Research at the History Department is mainly concerned with the subtheme of History and Heritage. Actual studies include a paper entitled “Beirut between Heritage and Modernity”, which deals with the eternal conflict between the new and the old, regardless of the era or the field. This struggle is never restricted to the arts, literature or particular societies; on the contrary, it is a deep-rooted cause that is stirred and nurtured by many factors. Modernity is the movement that defies inertia, and with the passage of time, this modernity becomes old and calls for another renewal. Beirut, the concrete city with technical development, is in fact nothing but the husks of the city as the true spirit of the civil society has not been able to have its say in the structure of the social and spiritual life in our Beirut urban community. Beirut has lost a lot of its cultural landmarks because the present generations experience the rapid pace of change without adherence to any real measure of preserving Beirut’s heritage. Preserving heritage is preserving history as heritage is a significant source of taking pride in our ancestors’ civilisation despite the fact that the modern-day Beirut shed its old skin and derailed from the map of heritage cities after the demolition of a lot of heritage buildings and of the old social components to be replaced with the civilization of " fast food".
Another study entitled “The Islamic Religious Landmarks in Lebanon between the Responsibility of the State and the Duty of the Islamic Waqf – Beirut as a Model” deals with a number of issues related to the Islamic religious landmarks in Beirut, mainly its mosques and corners. Throughout history, mosques and Islamic corners in Beirut have been lost due to political, military, and religious reasons or as a result of neglect of heritage landmarks. What is left in Beirut now are mosques built in the Ottoman period as well as the Islamic Waqf. These are considered the legacies of Islamic Beirut thanks to some interesting Ottoman governors or Lebanese Muslim officials. The study concludes with a number of recommendations and suggestions relevant to the topic at hand, such as the allocation of an annual budget for the concerned ministries to spend on the Islamic and Christian landmarks as these represent a living example of coexistence in Lebanon, and the revival of the presidential decrees issued since the era of the French Mandate. These decrees considered that mosques and churches to be among the Lebanese landmarks subject to the responsibility of the state. New decrees can be issued emphasizing the heritage aspects, and the State’s legal and financial responsibility.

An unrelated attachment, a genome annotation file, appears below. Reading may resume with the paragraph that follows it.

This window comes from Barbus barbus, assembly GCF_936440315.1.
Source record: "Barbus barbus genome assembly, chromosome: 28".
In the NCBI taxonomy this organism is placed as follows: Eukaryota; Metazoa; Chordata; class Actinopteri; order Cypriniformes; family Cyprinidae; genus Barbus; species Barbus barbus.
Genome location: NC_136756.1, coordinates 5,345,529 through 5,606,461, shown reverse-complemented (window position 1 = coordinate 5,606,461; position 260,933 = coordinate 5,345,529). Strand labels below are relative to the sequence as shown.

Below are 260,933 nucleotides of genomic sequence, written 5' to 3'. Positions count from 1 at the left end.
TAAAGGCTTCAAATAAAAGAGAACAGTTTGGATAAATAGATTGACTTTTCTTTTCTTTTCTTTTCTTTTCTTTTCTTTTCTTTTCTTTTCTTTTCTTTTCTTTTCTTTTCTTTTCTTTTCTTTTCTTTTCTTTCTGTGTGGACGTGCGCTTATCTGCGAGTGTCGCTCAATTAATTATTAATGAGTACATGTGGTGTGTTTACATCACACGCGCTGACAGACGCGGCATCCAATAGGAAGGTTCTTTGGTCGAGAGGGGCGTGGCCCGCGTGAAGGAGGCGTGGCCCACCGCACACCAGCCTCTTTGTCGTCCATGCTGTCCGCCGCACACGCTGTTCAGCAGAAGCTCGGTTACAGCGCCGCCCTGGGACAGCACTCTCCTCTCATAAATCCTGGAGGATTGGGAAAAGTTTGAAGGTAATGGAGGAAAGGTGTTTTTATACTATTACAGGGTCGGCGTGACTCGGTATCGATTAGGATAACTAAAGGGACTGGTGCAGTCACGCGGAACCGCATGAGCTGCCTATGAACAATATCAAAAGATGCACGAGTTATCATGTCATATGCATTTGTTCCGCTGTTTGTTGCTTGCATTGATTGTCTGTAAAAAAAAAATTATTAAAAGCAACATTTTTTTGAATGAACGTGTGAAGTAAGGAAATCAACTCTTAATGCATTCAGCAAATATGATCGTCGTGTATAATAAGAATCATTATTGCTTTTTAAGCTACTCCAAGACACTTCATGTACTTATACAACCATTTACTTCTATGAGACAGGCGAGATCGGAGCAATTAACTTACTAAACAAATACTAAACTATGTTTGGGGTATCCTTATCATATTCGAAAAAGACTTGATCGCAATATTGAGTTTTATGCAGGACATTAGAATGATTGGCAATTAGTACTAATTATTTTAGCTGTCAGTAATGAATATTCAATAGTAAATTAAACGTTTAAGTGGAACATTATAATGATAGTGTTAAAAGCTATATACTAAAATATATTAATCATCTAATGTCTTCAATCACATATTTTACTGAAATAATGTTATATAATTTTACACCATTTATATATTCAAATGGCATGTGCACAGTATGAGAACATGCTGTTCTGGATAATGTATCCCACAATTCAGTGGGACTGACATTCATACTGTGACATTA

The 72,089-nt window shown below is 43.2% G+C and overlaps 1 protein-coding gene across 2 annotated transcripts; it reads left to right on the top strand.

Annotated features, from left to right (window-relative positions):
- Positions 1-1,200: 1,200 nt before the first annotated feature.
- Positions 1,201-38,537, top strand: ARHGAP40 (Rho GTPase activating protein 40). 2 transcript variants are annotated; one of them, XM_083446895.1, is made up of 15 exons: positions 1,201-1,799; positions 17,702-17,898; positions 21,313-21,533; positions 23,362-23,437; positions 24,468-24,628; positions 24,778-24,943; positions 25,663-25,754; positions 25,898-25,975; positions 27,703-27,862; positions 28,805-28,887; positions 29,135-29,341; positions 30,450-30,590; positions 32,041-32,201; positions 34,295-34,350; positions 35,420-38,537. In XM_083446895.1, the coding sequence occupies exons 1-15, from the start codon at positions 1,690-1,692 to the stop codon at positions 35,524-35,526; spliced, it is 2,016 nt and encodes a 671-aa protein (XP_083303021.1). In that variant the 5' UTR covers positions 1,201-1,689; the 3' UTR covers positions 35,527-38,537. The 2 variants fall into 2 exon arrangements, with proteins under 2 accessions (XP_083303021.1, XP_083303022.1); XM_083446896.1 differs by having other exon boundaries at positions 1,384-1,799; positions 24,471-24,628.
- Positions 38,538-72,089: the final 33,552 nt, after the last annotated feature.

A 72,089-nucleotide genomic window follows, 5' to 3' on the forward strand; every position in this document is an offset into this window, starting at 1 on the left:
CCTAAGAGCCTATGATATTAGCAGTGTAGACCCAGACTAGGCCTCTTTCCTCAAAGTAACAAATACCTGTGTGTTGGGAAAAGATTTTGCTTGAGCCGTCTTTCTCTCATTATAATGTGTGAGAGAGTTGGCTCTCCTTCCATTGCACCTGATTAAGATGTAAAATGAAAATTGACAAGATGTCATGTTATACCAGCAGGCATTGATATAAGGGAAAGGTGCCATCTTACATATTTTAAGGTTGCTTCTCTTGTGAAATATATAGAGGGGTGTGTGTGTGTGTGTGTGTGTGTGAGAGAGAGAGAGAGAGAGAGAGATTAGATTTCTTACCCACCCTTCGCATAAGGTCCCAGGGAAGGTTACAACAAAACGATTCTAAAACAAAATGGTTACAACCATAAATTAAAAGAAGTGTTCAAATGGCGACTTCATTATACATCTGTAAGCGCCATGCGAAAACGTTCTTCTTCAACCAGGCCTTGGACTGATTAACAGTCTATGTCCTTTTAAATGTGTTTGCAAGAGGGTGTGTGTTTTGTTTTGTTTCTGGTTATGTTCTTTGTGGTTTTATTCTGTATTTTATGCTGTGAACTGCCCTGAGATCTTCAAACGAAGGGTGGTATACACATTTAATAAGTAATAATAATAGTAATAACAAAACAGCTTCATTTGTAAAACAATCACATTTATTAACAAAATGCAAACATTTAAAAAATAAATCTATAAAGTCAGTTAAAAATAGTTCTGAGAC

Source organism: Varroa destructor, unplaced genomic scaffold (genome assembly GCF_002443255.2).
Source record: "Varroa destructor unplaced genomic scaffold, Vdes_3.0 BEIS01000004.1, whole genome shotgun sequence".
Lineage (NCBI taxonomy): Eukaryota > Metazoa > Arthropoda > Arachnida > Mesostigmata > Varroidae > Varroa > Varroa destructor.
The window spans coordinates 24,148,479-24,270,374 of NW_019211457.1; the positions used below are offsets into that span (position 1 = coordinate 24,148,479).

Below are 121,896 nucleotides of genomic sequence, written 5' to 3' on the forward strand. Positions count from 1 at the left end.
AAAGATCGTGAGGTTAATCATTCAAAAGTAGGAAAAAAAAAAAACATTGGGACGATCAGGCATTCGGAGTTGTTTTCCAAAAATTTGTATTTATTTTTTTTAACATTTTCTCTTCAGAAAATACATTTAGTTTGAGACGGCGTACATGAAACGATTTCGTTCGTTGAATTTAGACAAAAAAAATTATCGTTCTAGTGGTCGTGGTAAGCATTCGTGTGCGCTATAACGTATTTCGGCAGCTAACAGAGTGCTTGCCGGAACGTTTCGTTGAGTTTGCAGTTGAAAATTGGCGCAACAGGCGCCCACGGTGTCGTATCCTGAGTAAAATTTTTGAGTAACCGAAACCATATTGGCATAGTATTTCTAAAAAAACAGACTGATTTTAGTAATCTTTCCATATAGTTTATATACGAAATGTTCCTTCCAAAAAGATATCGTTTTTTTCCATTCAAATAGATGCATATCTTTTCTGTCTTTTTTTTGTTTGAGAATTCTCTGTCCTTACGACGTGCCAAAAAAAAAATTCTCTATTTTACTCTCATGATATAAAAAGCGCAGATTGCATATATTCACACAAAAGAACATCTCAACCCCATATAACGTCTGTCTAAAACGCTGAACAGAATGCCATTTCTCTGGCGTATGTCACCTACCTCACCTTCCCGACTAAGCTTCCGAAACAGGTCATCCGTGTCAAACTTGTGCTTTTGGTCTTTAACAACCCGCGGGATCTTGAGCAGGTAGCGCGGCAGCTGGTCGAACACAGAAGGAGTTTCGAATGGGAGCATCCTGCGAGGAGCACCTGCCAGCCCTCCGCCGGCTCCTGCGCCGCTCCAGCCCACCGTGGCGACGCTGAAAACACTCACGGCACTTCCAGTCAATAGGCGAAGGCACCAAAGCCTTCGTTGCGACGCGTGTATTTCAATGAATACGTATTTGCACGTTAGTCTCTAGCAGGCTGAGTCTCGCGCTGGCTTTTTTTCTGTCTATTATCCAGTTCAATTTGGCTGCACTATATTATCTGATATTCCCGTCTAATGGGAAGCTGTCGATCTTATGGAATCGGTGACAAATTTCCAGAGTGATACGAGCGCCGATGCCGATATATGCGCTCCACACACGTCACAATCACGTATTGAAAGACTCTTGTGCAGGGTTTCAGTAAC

A further study entitled “The Reflection of the Establishment of Beirut Arab University on the Intellectual, Scientific and Cultural Production in the Lebanese and Arab Societies (1960-2016)” focuses on the fruitful cooperation between Egypt and Waqf El Bir wal Ihsan Society in Lebanon to inaugurate BAU in 1960, amidst the objection of various political, sectarian and unionist forces. It was only a few years before the ten faculties of the University asserted their scientific and academic excellence, allowing their graduates to stand out in various fields. In the 56 years from 1960 to 2016, Beirut Arab University succeeded in achieving significant results at the Lebanese, Arab and international levels.